Jackson State went 8-1 in the SWAC in 2013 and 8-4 overall, but when the season was over, head coach Rick Comegy and the entire coaching staff sans one were fired. Why? Well, the release from the school made it pretty clear.
"We’re looking for a coach who is going to recruit local, build a local program,” university spokesperson Eric Stringfellow said in the release.
“We’re looking for somebody where discipline is a part of their DNA. And the last thing is when you look at our fan base, you look at our numbers from what they once where to where they are now, I think it’s clear that there’s some work to be done in terms of recruiting student athletes from the Jackson metro, Mississippi area.”
The historically black university made the SWAC Championship game for the second straight season. But it did so with 12 players from Jackson on the roster. And that is apparently a problem.
Though the university must feel it runs deeper than the numbers suggest. From John Talty at the Clarion-Ledger:
Jackson State is banking on a roster stacked with local players boosting home attendance numbers. Average attendance numbers actually went up this year compared to last year (17,286 from 14,462 – which ranked 15th in the FCS in 2012). But, that still leaves a lot of empty seats in a 60,492-capacity Mississippi Veterans Memorial Stadium.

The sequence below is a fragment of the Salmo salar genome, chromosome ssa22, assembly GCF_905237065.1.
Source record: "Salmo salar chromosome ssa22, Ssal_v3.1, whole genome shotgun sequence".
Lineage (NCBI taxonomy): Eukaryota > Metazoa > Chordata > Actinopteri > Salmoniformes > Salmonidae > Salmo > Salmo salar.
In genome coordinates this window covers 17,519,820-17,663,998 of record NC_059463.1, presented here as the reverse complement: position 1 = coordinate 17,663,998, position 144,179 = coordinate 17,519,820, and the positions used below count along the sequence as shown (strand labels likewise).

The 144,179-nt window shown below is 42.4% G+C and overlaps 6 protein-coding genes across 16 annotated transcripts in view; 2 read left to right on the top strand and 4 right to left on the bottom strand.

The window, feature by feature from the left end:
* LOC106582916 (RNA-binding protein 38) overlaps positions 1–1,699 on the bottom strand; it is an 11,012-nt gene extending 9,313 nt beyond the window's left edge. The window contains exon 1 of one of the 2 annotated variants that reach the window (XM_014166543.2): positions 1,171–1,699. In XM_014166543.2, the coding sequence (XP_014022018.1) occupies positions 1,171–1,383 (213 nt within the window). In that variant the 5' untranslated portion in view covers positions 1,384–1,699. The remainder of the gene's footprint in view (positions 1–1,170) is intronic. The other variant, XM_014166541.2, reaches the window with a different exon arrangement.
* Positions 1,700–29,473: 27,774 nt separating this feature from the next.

And while the average number of fans attending an FCS game was 9,620 in 2012, the idea is that local fans, who might not have a natural connection to Jackson State, will flock to see local guys play at the stadium.
Here's where it gets tricky. The metropolitan area population of Jackson is roughly 540,000. Is that enough of a population base to field a competitive FCS team with mostly local players? It's not like Jackson is going to get the best players. Mississippi, Mississippi State and other SEC and FBS level schools will be at the top of the food chain. And is attendance going to increase for a team that may have more local kids but isn't as good?
Sure, Jackson State may be able to compete with low-level FBS teams for recruits, but they're not going to compete against the SEC in most, if not all cases. We'll see if the strategy works out. It's much easier to make a decision that's not based on wins and losses when you're not in one of college football's power conferences.
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